Parents whose children may lose free school transport have been told Fife Council is not responsible for their safety before the bell rings.
A controversial policy may be approved next week potentially removing entitlement for more than 800 primary and secondary pupils bussed to school.
Fears have been voiced about some routes the council says are available for children to walk, including one running for almost two miles alongside the busy A92 at Glenrothes and others which go through wooded and unlit areas.
Education officers have recommended councillors adopt the policy governing transport provision for pupils who live fewer than two miles from their secondary school or one mile from their primary school.
More than 1,000 children bussed daily to and from school live within the distance criteria but walking routes, which have recently been reassessed, were previously deemed unavailable.
A report by education officers of consultation involving hundreds of parents and pupils highlights guidance from the Royal Society for the Prevention of Accidents stating local authorities are “not legally obliged to provide free transport just because parents perceive the route to be unsafe on the ground of personal safety and security.”
It acknowledges concerns about pupils walking in wooded areas and unlit streets but again refers to RoSPA guidance and says: “The unavailability of street lights does not in itself prevent a route from being available.
“There are a number of streets within Fife that are not lit and pupils are currently walking these available routes.”
It also says responsibility for ensuring safety of pupils getting to and from school lies with parents and carers who should determine when their child is responsible enough to make their own way.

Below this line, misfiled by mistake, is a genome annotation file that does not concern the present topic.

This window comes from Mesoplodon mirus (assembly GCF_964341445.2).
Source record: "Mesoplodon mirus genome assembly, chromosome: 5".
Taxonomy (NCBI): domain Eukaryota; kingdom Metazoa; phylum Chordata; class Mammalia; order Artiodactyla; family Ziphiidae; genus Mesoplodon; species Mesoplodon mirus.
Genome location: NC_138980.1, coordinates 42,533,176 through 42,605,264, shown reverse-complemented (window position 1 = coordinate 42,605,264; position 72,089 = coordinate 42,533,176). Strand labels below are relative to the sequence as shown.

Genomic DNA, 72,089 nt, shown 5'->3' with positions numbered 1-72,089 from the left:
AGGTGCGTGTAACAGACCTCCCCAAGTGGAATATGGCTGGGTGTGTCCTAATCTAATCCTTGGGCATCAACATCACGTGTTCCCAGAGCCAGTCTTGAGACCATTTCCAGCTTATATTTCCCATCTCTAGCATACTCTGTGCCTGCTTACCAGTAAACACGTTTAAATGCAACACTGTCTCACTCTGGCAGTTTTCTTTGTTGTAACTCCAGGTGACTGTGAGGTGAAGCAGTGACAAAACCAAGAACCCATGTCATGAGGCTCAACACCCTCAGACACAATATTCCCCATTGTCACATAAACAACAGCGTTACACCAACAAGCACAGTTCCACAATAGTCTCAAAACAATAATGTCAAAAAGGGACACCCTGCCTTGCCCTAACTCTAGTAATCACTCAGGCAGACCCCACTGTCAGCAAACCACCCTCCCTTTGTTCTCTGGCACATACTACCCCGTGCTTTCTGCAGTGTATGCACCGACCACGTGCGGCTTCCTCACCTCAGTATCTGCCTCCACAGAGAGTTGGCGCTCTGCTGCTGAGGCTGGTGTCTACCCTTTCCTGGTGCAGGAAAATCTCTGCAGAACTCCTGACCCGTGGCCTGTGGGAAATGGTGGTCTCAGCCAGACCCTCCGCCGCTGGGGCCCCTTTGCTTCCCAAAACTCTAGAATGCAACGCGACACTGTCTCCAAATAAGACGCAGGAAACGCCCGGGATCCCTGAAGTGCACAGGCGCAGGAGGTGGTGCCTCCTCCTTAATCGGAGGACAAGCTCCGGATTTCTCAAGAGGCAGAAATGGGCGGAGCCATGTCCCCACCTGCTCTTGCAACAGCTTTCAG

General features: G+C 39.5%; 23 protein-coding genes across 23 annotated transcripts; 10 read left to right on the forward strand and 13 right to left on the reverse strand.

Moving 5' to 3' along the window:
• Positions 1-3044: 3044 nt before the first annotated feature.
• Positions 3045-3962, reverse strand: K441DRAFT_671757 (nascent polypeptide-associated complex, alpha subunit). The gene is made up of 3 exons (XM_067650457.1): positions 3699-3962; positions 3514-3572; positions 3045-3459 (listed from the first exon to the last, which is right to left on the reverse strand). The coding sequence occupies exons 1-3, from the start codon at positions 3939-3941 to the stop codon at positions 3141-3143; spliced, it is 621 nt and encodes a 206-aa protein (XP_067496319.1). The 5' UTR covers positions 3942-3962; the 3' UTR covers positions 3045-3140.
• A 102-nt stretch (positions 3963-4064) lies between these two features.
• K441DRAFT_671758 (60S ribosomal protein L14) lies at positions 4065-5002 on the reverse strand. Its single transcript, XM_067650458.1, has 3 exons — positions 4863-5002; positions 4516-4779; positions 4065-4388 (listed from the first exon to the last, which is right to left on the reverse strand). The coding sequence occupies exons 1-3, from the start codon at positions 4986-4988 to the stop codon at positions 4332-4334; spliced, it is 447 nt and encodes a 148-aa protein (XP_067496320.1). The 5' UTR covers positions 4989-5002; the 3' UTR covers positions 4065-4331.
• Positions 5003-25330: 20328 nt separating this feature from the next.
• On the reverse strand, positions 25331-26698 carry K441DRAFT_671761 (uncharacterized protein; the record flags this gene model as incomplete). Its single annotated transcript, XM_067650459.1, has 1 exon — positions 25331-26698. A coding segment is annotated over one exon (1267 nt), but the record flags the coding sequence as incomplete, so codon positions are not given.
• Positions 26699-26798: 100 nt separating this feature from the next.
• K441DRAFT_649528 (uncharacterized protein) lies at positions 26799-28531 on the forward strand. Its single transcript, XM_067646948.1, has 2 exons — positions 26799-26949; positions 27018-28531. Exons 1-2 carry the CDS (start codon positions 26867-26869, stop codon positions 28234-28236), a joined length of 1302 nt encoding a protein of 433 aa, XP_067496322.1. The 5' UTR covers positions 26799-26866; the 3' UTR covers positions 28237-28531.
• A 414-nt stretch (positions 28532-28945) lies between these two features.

While the report states walking up to two miles could take around 40 minutes it says pupils walking to school will gain independence by walking with peers and friends.
It also stresses the move, which could save £500,000 a year, is not a cost-cutting exercise but a requirement of the Scottish Public Services Ombudsman.
Where spare seats are available on contracted buses, the report assures these will be available to non-entitled pupils at a fare.
In a report to the education and children’s services committee, education executive director Carrie Lindsay says: “Fife Council acknowledges that for a number of parents and pupils, if the proposal is approved, there may be an impact on their personal circumstances.
“However, Fife Council believes that introduction of a policy will ensure that walked routes to school can be assessed based on robust and clear criteria that can be applied to all routes, and, therefore, all pupils, on a fair and equitable basis.”
If approved on Tuesday the policy will apply to new route assessments immediately and changes in transport arrangements for existing routes will apply from August 2020.